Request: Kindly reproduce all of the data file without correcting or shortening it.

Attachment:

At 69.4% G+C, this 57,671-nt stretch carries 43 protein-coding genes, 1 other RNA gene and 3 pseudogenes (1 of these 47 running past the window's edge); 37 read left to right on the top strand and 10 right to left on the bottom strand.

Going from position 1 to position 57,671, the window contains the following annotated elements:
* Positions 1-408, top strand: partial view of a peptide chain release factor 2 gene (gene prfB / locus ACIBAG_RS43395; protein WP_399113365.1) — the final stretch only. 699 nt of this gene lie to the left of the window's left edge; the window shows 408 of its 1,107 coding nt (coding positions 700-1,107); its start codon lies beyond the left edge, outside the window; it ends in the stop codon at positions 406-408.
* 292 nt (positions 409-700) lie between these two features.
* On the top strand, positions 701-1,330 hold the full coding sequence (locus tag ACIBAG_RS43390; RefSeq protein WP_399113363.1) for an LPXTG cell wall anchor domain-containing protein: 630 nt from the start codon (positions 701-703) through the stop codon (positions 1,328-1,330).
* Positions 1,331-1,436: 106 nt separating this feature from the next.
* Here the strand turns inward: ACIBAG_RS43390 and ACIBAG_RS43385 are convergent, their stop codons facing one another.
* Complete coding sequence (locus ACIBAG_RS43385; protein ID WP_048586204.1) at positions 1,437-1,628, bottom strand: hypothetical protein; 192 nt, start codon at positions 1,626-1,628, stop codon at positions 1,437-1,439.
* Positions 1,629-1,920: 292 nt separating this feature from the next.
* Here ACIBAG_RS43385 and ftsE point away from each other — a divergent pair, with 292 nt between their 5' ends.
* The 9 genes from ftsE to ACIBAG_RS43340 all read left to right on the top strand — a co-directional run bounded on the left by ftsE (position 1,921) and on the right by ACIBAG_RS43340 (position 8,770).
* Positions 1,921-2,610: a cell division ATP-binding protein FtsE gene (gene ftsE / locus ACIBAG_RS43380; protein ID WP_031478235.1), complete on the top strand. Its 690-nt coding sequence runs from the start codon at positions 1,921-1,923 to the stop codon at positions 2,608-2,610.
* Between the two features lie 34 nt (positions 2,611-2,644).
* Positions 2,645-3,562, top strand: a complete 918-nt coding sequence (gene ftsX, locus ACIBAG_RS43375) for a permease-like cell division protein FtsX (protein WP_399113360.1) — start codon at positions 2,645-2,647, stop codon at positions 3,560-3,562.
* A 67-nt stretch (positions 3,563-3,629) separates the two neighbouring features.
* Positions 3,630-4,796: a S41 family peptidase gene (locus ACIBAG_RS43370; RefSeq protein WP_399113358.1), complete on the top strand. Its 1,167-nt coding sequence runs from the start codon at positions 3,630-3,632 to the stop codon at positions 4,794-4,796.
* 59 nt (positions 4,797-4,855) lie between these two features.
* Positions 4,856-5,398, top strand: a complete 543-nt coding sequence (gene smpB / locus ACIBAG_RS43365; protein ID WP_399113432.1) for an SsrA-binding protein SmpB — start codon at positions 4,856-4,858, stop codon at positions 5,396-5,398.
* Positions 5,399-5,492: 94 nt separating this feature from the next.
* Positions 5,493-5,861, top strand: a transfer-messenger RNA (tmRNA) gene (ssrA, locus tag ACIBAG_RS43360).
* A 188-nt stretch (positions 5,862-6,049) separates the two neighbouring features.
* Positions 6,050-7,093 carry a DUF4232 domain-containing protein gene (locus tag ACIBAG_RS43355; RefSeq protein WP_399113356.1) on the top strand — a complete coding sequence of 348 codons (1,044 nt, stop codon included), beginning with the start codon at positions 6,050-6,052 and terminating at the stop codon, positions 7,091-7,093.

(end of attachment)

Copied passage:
At 69.4% G+C, this 57,671-nt stretch carries 43 protein-coding genes, 1 other RNA gene and 3 pseudogenes (1 of these 47 running past the window's edge); 37 read left to right on the top strand and 10 right to left on the bottom strand.

Going from position 1 to position 57,671, the window contains the following annotated elements:
* Positions 1-408, top strand: partial view of a peptide chain release factor 2 gene (gene prfB / locus ACIBAG_RS43395; protein WP_399113365.1) — the final stretch only. 699 nt of this gene lie to the left of the window's left edge; the window shows 408 of its 1,107 coding nt (coding positions 700-1,107); its start codon lies beyond the left edge, outside the window; it ends in the stop codon at positions 406-408.
* 292 nt (positions 409-700) lie between these two features.
* On the top strand, positions 701-1,330 hold the full coding sequence (locus tag ACIBAG_RS43390; RefSeq protein WP_399113363.1) for an LPXTG cell wall anchor domain-containing protein: 630 nt from the start codon (positions 701-703) through the stop codon (positions 1,328-1,330).
* Positions 1,331-1,436: 106 nt separating this feature from the next.
* Here the strand turns inward: ACIBAG_RS43390 and ACIBAG_RS43385 are convergent, their stop codons facing one another.
* Complete coding sequence (locus ACIBAG_RS43385; protein ID WP_048586204.1) at positions 1,437-1,628, bottom strand: hypothetical protein; 192 nt, start codon at positions 1,626-1,628, stop codon at positions 1,437-1,439.
* Positions 1,629-1,920: 292 nt separating this feature from the next.
* Here ACIBAG_RS43385 and ftsE point away from each other — a divergent pair, with 292 nt between their 5' ends.
* The 9 genes from ftsE to ACIBAG_RS43340 all read left to right on the top strand — a co-directional run bounded on the left by ftsE (position 1,921) and on the right by ACIBAG_RS43340 (position 8,770).
* Positions 1,921-2,610: a cell division ATP-binding protein FtsE gene (gene ftsE / locus ACIBAG_RS43380; protein ID WP_031478235.1), complete on the top strand. Its 690-nt coding sequence runs from the start codon at positions 1,921-1,923 to the stop codon at positions 2,608-2,610.
* Between the two features lie 34 nt (positions 2,611-2,644).
* Positions 2,645-3,562, top strand: a complete 918-nt coding sequence (gene ftsX, locus ACIBAG_RS43375) for a permease-like cell division protein FtsX (protein WP_399113360.1) — start codon at positions 2,645-2,647, stop codon at positions 3,560-3,562.
* A 67-nt stretch (positions 3,563-3,629) separates the two neighbouring features.
* Positions 3,630-4,796: a S41 family peptidase gene (locus ACIBAG_RS43370; RefSeq protein WP_399113358.1), complete on the top strand. Its 1,167-nt coding sequence runs from the start codon at positions 3,630-3,632 to the stop codon at positions 4,794-4,796.
* 59 nt (positions 4,797-4,855) lie between these two features.
* Positions 4,856-5,398, top strand: a complete 543-nt coding sequence (gene smpB / locus ACIBAG_RS43365; protein ID WP_399113432.1) for an SsrA-binding protein SmpB — start codon at positions 4,856-4,858, stop codon at positions 5,396-5,398.
* Positions 5,399-5,492: 94 nt separating this feature from the next.
* Positions 5,493-5,861, top strand: a transfer-messenger RNA (tmRNA) gene (ssrA, locus tag ACIBAG_RS43360).
* A 188-nt stretch (positions 5,862-6,049) separates the two neighbouring features.
* Positions 6,050-7,093 carry a DUF4232 domain-containing protein gene (locus tag ACIBAG_RS43355; RefSeq protein WP_399113356.1) on the top strand — a complete coding sequence of 348 codons (1,044 nt, stop codon included), beginning with the start codon at positions 6,050-6,052 and terminating at the stop codon, positions 7,091-7,093.